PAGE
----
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First Semester Wisdom December 10, 2020

Posted by Mia Moody-Ramirez in : Uncategorized , trackback

By Professor Matthew Brammer

Any good professor will tell you … your first year is rough. And those professors probably didn’t start their first years during a global pandemic. I learned several lessons in my online teaching adventure this fall, the most important being to stay real with students and keep the personal touch.

Not even 20-20 vision could have prepared me for the year 2020. On Friday, March 13, I was furloughed (read: stopped making any income at all) from my previous position as a coach and trainer in the automotive industry. I was emotionally conflicted, yet, in the midst of my human emotions, Father God had a plan for my success and a new chapter. Friday, March 13 was also the date on the email from Baylor President Dr. Livingstone offering me a position as a full-time lecturer in the Department of Journalism, Public Relations and New Media. God’s plans are perfect – in perfect time – and exactly what we need.

The university determined that I would be teaching all my classes online from my home in Phoenix, Ariz., so along with preparing a course, writing a syllabus and gathering my sources, I also had to create Canvas modules to support remote learning. I took my master’s degree classes online, so I was aware of what a good experience looked like for a student. I was not, however, prepared for the back side. The professor’s side. Creating assignments, discussions, quizzes and exams. And, then grading them.

One of the best things about Baylor is the opportunity for connections with students, and despite the distance and technological interface, it is still possible to build those relationships. I made sure to start class by connecting with every student, by name. I asked questions about their weekends, their events, their families. It became real and not just a lecture or video to watch.

Even though my sections were officially asynchronous, I made sure to schedule regular times for Zoom classes and lectures so students could feel they were a part of something and not alone. The meetings were recorded and published for those who could not make the session.

I also focused on being available. I’ve heard through the grapevine that some professors don’t offer their cell numbers, but I went against that grain. I was sure to set priorities in the syllabus and reinforce that calling was a last resort after emailing, one-on-one zoom meetings and texting. In fact, I only received calls from three students the entire semester, but I think that knowing I was available gave them security.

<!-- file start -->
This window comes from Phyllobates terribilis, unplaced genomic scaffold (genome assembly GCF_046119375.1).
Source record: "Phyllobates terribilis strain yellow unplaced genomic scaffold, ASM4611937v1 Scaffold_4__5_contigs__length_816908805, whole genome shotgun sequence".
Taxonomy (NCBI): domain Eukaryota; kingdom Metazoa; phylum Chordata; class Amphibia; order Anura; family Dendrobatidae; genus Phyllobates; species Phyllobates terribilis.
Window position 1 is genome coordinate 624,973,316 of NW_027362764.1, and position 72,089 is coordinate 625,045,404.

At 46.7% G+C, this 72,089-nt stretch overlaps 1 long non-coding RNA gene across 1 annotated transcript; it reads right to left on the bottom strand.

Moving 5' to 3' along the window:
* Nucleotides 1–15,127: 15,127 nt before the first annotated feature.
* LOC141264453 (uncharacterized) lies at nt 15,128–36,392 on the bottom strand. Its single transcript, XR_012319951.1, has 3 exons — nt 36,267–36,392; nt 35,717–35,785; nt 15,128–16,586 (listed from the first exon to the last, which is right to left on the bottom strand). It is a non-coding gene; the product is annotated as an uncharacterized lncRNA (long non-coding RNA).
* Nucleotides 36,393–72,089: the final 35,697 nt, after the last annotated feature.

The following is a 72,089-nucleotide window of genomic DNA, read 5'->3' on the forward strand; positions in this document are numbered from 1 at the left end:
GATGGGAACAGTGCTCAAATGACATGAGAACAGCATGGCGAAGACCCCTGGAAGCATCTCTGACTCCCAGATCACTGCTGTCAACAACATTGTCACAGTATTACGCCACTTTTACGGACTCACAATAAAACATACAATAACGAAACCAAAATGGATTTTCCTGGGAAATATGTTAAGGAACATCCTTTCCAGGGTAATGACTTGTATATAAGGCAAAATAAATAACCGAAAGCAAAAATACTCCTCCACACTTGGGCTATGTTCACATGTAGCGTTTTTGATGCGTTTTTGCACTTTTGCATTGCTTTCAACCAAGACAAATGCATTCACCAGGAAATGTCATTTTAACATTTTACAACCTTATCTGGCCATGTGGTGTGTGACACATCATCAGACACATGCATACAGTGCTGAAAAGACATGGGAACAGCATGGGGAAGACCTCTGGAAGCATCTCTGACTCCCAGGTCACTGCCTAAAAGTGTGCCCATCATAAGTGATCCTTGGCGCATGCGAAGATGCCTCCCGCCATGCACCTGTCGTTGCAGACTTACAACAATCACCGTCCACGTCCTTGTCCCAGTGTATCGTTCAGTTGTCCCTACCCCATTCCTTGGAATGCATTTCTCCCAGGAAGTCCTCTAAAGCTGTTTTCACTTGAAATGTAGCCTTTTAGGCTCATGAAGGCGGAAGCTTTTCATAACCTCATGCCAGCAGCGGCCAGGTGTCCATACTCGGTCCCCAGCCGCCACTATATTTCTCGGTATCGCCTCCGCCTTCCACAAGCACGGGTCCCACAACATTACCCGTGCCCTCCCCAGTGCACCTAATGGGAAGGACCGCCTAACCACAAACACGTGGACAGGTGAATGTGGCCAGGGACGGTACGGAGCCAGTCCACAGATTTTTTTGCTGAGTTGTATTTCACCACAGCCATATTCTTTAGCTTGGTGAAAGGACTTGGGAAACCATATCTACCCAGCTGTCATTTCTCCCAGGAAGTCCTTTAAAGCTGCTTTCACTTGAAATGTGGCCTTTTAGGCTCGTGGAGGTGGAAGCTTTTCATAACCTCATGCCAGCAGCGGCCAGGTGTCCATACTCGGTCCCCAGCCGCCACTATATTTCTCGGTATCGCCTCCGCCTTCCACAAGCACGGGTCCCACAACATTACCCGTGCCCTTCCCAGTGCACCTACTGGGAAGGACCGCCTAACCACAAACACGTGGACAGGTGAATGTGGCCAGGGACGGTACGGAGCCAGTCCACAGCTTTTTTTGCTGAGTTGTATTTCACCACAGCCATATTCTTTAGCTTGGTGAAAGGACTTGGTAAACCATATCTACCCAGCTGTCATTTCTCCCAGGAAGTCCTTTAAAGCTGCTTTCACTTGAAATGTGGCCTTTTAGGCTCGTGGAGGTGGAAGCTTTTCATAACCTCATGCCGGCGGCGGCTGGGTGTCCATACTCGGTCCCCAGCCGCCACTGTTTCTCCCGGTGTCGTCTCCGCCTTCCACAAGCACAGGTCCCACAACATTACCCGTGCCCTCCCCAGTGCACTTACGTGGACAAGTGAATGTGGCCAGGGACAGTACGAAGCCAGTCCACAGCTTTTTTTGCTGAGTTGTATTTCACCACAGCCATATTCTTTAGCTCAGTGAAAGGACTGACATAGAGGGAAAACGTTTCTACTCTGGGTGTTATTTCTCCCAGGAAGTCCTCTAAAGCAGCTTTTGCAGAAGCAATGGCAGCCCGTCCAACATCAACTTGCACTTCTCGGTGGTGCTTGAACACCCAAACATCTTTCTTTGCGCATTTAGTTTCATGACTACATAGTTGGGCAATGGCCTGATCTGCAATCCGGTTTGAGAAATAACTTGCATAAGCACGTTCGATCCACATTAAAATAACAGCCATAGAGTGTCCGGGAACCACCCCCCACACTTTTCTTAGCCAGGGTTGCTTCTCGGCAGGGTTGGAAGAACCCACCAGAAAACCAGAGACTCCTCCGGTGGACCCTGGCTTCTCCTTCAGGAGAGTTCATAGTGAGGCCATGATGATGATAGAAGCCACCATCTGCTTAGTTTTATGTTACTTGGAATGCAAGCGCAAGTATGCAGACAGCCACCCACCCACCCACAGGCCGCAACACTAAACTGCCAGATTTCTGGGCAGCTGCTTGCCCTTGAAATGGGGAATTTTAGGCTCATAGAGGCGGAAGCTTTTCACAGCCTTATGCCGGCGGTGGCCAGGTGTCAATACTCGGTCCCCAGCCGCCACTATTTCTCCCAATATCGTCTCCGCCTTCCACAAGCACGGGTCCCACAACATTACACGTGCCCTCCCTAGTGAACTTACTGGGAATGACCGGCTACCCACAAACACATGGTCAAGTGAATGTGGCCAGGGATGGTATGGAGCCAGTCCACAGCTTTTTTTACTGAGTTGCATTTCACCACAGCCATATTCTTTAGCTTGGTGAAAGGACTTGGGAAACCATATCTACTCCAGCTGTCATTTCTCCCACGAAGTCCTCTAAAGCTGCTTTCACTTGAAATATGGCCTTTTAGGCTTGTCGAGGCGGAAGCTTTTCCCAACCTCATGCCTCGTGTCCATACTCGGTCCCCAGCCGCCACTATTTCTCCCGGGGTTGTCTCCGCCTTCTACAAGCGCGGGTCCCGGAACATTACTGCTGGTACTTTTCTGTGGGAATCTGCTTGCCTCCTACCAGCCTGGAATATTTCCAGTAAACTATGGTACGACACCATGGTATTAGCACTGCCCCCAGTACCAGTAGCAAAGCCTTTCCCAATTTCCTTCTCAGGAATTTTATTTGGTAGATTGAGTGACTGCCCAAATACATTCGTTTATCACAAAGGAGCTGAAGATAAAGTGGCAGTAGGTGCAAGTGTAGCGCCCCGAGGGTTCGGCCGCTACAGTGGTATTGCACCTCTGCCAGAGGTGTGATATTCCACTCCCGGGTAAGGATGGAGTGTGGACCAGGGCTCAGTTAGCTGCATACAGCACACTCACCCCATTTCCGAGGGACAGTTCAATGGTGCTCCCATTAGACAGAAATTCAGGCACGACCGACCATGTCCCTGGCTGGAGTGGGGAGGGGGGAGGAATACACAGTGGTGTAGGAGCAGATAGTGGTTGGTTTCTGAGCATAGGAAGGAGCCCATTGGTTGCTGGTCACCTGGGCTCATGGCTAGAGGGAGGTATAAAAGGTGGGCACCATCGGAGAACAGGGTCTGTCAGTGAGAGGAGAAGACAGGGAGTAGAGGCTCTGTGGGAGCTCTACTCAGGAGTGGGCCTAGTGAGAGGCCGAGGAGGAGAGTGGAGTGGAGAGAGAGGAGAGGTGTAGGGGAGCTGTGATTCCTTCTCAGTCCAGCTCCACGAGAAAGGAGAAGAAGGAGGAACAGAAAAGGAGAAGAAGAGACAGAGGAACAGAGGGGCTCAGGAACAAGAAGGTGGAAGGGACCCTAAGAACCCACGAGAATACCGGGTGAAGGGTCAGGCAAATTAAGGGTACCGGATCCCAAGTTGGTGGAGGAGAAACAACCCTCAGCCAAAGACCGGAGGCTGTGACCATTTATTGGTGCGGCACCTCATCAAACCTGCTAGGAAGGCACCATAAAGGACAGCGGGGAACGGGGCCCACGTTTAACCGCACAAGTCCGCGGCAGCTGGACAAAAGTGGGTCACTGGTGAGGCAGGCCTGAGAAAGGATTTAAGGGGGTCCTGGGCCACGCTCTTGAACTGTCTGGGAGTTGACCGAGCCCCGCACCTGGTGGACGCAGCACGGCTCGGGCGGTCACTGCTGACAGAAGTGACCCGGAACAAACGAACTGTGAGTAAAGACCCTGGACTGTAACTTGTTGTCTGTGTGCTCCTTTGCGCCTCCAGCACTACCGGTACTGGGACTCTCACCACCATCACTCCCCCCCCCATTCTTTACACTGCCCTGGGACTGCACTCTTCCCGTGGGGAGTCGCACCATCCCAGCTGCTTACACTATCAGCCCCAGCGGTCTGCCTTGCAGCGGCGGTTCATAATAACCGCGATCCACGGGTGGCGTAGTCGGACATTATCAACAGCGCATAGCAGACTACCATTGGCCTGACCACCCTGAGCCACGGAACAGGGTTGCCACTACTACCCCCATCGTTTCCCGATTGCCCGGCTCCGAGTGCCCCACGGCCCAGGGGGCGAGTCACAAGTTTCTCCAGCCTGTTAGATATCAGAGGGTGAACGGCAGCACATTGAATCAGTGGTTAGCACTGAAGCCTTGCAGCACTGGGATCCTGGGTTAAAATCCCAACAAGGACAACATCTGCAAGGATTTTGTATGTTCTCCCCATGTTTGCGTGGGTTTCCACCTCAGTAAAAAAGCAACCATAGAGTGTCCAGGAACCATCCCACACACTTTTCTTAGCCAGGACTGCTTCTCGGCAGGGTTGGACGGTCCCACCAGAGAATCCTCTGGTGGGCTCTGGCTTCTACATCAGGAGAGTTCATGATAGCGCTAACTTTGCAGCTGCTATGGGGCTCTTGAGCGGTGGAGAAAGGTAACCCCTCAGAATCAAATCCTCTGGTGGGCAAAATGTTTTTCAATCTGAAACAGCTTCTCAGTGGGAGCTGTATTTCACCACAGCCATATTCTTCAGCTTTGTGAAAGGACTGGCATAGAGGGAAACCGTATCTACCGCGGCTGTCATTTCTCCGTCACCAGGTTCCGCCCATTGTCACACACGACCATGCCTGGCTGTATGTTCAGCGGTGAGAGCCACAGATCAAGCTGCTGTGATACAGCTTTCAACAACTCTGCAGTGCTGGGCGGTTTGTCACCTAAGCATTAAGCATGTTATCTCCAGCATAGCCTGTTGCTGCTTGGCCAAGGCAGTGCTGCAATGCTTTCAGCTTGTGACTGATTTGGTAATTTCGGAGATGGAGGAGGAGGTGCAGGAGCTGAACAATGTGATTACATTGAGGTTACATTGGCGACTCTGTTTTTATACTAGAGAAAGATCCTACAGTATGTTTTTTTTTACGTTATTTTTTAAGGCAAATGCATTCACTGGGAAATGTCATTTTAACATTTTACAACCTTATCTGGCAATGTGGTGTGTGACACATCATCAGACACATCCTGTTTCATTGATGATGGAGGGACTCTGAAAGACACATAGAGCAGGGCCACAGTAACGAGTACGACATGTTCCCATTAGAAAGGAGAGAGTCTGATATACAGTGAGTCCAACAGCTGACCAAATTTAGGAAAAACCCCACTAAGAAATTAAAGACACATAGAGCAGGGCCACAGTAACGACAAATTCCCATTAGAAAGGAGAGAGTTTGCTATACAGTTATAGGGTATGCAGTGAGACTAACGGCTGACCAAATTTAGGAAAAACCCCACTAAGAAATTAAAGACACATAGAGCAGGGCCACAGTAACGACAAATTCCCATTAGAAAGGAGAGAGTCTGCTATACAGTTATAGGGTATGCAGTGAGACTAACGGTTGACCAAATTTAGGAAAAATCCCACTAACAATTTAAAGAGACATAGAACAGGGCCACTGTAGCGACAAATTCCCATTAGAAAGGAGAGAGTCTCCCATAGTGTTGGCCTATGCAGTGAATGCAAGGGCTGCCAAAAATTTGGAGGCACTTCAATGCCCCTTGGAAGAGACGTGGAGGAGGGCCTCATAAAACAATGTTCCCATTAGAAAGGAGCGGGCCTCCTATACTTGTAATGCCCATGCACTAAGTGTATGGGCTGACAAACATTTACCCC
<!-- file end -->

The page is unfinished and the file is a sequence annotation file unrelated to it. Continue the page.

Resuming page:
I offered and encouraged the Zoom meetings – in office hours as well as by appointment. Sometimes, the appointments were later in the evening, but, that’s when they had the questions, and I worked to make time.  I had one student taking classes remotely from Wuhan, China, so we arranged meetings at 9 p.m. my time in order to accommodate her schedule.

It might sound silly, but I also added smiley-faces and positive comments to the papers I graded. Positive psychology studies suggest the benefits from focusing on what went right and leveraging that is much more effective than only marking errors.

I also invested in an iPad and Apple pencil in order to grade the papers. With almost four course sections and 80 students, the workload can be too much when you have to print things out, grade and edit, scan and then submit them to the students, one-by-one. Canvas Teacher made it a breeze with the tablet, and my turnaround for grading assignments and providing feedback to build on reduced from days to hours.

I also have to mention the safety net of my department. Every professor and administrator was available to answer my questions and coach me on things I did not understand. Teaching is a passion, a calling, and each of my peers is gifted in ways I am looking forward to exploring. Being 2,000 miles away was challenging because there was no “coffee talk,” but we did have meetings every two weeks to stay connected and up to date on the department and university.

One other thing I did, at the end of the class was to end with a “Sic ’em Bears.” I think it reminded them that even if they aren’t learning in quite the same way this year … they’re still Baylor students, a part of something special, and that they can accomplish anything.



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